33 And it came to pass that when Ammon arose he also administered unto them, and also did all the servants of Lamoni; and they did all declare unto the people the selfsame thing—that their hearts had been changed; that they had no more desire to do evil.
When Alma the Younger recovered from the trauma associated with being called to repentance by an angel, he told the people gathered around him that he had been born again. Then he declared to them that “all…men and women…must be born again; yea, born of God, changed from their carnal and fallen state, to a state of righteousness, being redeemed of God, becoming his sons and daughters” (Mosiah 27:25).
After hearing the words of King Benjamin, his people affirmed that their hearts had been changed, “that we have no more disposition to do evil, but to do good continually” (Mosiah 5:2).
In the passage above, we read a similar outcome to a spiritual experience. After praying for mercy, King Lamoni lay unconscious for two days and two nights. When he woke up, he bore a powerful testimony of the Savior which led to him, his wife, and the missionary Ammon all falling to the earth, “overpowered by the Spirit” (Alma 19:13). As the passage above indicates, when they recovered, they all three testified “that their hearts had been changed; that they had no more desire to do evil.”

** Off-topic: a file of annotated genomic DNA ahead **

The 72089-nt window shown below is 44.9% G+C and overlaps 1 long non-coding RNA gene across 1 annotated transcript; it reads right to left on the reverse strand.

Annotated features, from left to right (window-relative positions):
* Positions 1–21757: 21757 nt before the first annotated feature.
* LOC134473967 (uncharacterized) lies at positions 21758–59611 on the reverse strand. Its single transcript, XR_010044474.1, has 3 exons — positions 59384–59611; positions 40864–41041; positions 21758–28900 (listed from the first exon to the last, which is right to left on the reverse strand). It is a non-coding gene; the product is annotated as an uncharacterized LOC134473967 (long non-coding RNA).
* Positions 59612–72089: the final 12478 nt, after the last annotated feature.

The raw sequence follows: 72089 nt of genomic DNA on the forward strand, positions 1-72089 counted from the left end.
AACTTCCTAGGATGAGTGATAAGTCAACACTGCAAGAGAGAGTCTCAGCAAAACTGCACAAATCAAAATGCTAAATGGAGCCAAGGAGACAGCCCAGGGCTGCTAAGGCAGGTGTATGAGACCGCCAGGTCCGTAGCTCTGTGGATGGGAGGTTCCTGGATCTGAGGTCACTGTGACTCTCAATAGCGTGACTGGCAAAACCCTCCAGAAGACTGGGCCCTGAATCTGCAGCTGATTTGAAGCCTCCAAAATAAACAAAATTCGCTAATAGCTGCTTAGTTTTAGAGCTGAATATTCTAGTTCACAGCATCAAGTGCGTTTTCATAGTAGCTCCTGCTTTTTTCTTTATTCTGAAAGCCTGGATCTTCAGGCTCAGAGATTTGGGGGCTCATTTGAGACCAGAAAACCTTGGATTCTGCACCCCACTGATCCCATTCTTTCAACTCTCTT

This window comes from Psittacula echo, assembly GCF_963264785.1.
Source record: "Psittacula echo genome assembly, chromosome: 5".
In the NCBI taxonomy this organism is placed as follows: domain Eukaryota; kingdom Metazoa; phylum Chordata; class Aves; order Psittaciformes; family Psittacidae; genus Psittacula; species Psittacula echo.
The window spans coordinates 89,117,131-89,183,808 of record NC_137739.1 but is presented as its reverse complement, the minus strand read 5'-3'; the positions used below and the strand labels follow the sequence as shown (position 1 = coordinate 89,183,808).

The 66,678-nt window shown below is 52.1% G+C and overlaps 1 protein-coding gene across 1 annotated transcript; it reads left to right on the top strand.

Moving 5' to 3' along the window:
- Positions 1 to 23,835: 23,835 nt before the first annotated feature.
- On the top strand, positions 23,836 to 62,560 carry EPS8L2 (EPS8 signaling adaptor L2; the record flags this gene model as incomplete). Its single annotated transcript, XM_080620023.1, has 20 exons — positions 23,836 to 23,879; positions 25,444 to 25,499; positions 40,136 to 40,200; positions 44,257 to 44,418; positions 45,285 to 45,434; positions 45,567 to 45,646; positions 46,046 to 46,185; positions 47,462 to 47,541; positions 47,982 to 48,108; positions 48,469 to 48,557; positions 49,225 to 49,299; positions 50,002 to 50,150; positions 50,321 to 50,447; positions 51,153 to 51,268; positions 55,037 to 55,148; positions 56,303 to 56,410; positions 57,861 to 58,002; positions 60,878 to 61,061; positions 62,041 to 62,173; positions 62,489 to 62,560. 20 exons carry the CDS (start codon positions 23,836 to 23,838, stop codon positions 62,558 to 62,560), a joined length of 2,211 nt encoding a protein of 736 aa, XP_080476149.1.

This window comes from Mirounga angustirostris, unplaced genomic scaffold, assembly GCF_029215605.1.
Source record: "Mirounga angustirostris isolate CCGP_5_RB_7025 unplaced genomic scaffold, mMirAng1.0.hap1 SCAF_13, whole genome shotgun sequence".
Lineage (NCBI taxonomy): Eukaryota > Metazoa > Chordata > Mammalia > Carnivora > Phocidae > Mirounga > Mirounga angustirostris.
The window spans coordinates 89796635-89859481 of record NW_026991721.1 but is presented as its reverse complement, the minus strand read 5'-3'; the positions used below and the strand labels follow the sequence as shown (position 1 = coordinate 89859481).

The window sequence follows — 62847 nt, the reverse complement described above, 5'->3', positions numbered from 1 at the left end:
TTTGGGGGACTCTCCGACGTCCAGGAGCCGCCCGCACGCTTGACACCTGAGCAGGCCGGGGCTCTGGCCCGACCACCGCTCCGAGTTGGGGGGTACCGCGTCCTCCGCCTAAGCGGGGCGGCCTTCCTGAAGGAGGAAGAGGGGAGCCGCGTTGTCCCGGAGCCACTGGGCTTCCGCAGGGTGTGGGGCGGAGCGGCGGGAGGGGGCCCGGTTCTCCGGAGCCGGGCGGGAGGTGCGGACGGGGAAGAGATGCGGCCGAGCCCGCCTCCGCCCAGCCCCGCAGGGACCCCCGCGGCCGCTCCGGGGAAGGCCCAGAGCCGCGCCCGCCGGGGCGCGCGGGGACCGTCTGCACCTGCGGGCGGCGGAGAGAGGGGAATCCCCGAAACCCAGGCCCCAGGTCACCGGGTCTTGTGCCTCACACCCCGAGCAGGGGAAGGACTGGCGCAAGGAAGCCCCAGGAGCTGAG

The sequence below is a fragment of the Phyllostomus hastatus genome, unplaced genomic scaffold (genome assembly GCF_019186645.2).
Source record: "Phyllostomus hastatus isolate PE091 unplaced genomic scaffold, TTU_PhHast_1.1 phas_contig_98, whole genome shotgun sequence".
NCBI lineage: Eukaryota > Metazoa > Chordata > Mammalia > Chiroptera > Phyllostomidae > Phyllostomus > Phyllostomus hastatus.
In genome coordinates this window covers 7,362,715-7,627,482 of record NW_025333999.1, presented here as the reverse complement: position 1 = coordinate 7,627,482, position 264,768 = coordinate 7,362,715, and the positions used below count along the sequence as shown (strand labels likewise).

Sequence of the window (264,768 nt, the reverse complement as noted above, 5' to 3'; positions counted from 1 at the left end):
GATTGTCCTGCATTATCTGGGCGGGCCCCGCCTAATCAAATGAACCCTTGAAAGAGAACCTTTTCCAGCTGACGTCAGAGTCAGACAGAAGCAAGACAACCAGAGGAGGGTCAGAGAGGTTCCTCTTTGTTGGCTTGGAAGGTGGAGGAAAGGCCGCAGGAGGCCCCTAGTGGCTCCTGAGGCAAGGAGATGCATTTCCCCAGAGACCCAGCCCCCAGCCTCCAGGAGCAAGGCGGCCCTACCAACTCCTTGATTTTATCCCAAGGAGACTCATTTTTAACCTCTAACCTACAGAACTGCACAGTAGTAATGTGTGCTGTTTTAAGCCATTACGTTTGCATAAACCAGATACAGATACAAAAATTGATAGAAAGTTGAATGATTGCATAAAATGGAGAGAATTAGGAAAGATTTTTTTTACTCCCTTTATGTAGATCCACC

I’ve been thinking today about the multiple layers of desire we all experience. Is it possible for a person to want to arise early in the morning and exercise, and simultaneously to want to stay in bed? Can we experience contradictory desires? Of course we can, and I think we do all the time. My dad taught me that self-discipline is “doing what you want to do when you don’t want to do it.” So we can have different levels of desire in our hearts which are at odds with each other and which need to be reconciled.
When Nephi prayed to have his heart softened, he recognized that his desires were not what he wanted them to be, and he knew that God could help him align them properly. Perhaps deep down, he did want to believe his father, but he needed Heavenly Father’s help to actually believe and resist the temptation to rebel. (See 1 Nephi 2:16.)
As Neal A. Maxwell pointed out, the education of our hearts involves not only divesting ourselves of evil desires but also cultivating good ones:
Some of our present desires…need to be diminished and then finally dissolved. For instance, the biblical counsel “let not thine heart envy sinners” is directed squarely at those with a sad unsettlement of soul (Prov. 23:17). Once again, we must be honest with ourselves about the consequences of our desires, which follow as the night, the day. Similarly faced with life’s so-called “bad breaks,” the natural man desires to wallow in self-pity; therefore this desire must go too.
But dissolution of wrong desires is only part of it. For instance, what is now only a weak desire to be a better spouse, father, or mother needs to become a stronger desire, just as Abraham experienced divine discontent and desired greater happiness and knowledge (see Abr. 1:2) (“According to the Desire of [Our] Hearts,” General Conference, October 1996).
Today, I will watch for contradictory desires in my heart, and I will pray for help to diminish the negative desires and to bolster the positive ones. I will have faith that Heavenly Father can help me to “school [my] feelings” (Hymns, #336).